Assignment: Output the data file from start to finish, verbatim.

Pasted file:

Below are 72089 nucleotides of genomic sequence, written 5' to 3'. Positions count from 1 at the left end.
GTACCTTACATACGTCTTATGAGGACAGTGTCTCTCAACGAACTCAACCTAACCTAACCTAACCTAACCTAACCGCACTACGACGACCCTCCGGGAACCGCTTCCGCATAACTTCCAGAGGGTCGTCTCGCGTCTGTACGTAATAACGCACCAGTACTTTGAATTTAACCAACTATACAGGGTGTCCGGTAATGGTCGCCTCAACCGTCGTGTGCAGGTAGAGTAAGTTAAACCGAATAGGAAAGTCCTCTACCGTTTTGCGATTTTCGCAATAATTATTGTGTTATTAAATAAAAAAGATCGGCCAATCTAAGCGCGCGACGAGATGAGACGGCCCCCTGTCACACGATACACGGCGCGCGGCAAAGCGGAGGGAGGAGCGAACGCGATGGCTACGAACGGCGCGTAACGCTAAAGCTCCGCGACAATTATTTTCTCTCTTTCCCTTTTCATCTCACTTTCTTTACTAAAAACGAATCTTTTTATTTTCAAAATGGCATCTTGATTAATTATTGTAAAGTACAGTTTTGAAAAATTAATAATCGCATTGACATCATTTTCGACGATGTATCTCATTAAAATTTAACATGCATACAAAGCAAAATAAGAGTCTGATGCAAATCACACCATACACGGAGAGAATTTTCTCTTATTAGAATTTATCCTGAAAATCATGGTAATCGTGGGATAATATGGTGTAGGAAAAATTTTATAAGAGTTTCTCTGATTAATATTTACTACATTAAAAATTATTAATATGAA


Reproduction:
Below are 72089 nucleotides of genomic sequence, written 5' to 3'. Positions count from 1 at the left end.
GTACCTTACATACGTCTTATGAGGACAGTGTCTCTCAACGAACTCAACCTAACCTAACCTAACCTAACCTAACCGCACTACGACGACCCTCCGGGAACCGCTTCCGCATAACTTCCAGAGGGTCGTCTCGCGTCTGTACGTAATAACGCACCAGTACTTTGAATTTAACCAACTATACAGGGTGTCCGGTAATGGTCGCCTCAACCGTCGTGTGCAGGTAGAGTAAGTTAAACCGAATAGGAAAGTCCTCTACCGTTTTGCGATTTTCGCAATAATTATTGTGTTATTAAATAAAAAAGATCGGCCAATCTAAGCGCGCGACGAGATGAGACGGCCCCCTGTCACACGATACACGGCGCGCGGCAAAGCGGAGGGAGGAGCGAACGCGATGGCTACGAACGGCGCGTAACGCTAAAGCTCCGCGACAATTATTTTCTCTCTTTCCCTTTTCATCTCACTTTCTTTACTAAAAACGAATCTTTTTATTTTCAAAATGGCATCTTGATTAATTATTGTAAAGTACAGTTTTGAAAAATTAATAATCGCATTGACATCATTTTCGACGATGTATCTCATTAAAATTTAACATGCATACAAAGCAAAATAAGAGTCTGATGCAAATCACACCATACACGGAGAGAATTTTCTCTTATTAGAATTTATCCTGAAAATCATGGTAATCGTGGGATAATATGGTGTAGGAAAAATTTTATAAGAGTTTCTCTGATTAATATTTACTACATTAAAAATTATTAATATGAA